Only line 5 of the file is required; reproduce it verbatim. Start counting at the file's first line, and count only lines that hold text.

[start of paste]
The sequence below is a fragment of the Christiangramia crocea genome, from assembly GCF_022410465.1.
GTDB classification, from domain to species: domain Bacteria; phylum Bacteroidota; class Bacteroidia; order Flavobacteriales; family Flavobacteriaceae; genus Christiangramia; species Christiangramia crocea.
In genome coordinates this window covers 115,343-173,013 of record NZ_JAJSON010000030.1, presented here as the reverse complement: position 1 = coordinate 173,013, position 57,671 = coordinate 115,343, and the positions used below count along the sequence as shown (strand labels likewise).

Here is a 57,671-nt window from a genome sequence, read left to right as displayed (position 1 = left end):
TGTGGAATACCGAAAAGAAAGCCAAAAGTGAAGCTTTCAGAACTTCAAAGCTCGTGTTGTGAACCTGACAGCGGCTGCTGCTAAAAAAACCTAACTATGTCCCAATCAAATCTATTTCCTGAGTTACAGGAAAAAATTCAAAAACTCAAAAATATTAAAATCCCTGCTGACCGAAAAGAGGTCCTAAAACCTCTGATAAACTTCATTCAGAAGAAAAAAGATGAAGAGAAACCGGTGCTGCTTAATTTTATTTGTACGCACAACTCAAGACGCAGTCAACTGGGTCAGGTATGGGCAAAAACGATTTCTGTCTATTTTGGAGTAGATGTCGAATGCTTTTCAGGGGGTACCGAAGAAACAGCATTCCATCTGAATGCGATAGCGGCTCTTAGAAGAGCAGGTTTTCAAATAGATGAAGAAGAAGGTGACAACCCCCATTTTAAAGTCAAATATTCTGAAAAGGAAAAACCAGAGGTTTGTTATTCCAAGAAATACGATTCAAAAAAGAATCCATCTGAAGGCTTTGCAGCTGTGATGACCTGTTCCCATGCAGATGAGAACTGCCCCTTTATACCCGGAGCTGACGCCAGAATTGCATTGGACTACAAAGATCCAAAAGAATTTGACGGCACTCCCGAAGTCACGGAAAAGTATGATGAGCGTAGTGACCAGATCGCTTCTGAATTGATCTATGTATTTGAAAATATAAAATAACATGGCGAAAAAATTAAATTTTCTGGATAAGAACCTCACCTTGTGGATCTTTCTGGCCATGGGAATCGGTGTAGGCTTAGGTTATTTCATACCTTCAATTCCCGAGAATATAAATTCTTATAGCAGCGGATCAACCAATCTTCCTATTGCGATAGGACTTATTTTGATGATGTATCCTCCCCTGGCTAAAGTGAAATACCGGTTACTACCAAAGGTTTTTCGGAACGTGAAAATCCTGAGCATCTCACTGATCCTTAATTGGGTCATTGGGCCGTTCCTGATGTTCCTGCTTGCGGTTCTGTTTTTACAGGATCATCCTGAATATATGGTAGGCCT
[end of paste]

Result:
TGTGGAATACCGAAAAGAAAGCCAAAAGTGAAGCTTTCAGAACTTCAAAGCTCGTGTTGTGAACCTGACAGCGGCTGCTGCTAAAAAAACCTAACTATGTCCCAATCAAATCTATTTCCTGAGTTACAGGAAAAAATTCAAAAACTCAAAAATATTAAAATCCCTGCTGACCGAAAAGAGGTCCTAAAACCTCTGATAAACTTCATTCAGAAGAAAAAAGATGAAGAGAAACCGGTGCTGCTTAATTTTATTTGTACGCACAACTCAAGACGCAGTCAACTGGGTCAGGTATGGGCAAAAACGATTTCTGTCTATTTTGGAGTAGATGTCGAATGCTTTTCAGGGGGTACCGAAGAAACAGCATTCCATCTGAATGCGATAGCGGCTCTTAGAAGAGCAGGTTTTCAAATAGATGAAGAAGAAGGTGACAACCCCCATTTTAAAGTCAAATATTCTGAAAAGGAAAAACCAGAGGTTTGTTATTCCAAGAAATACGATTCAAAAAAGAATCCATCTGAAGGCTTTGCAGCTGTGATGACCTGTTCCCATGCAGATGAGAACTGCCCCTTTATACCCGGAGCTGACGCCAGAATTGCATTGGACTACAAAGATCCAAAAGAATTTGACGGCACTCCCGAAGTCACGGAAAAGTATGATGAGCGTAGTGACCAGATCGCTTCTGAATTGATCTATGTATTTGAAAATATAAAATAACATGGCGAAAAAATTAAATTTTCTGGATAAGAACCTCACCTTGTGGATCTTTCTGGCCATGGGAATCGGTGTAGGCTTAGGTTATTTCATACCTTCAATTCCCGAGAATATAAATTCTTATAGCAGCGGATCAACCAATCTTCCTATTGCGATAGGACTTATTTTGATGATGTATCCTCCCCTGGCTAAAGTGAAATACCGGTTACTACCAAAGGTTTTTCGGAACGTGAAAATCCTGAGCATCTCACTGATCCTTAATTGGGTCATTGGGCCGTTCCTGATGTTCCTGCTTGCGGTTCTGTTTTTACAGGATCATCCTGAATATATGGTAGGCCT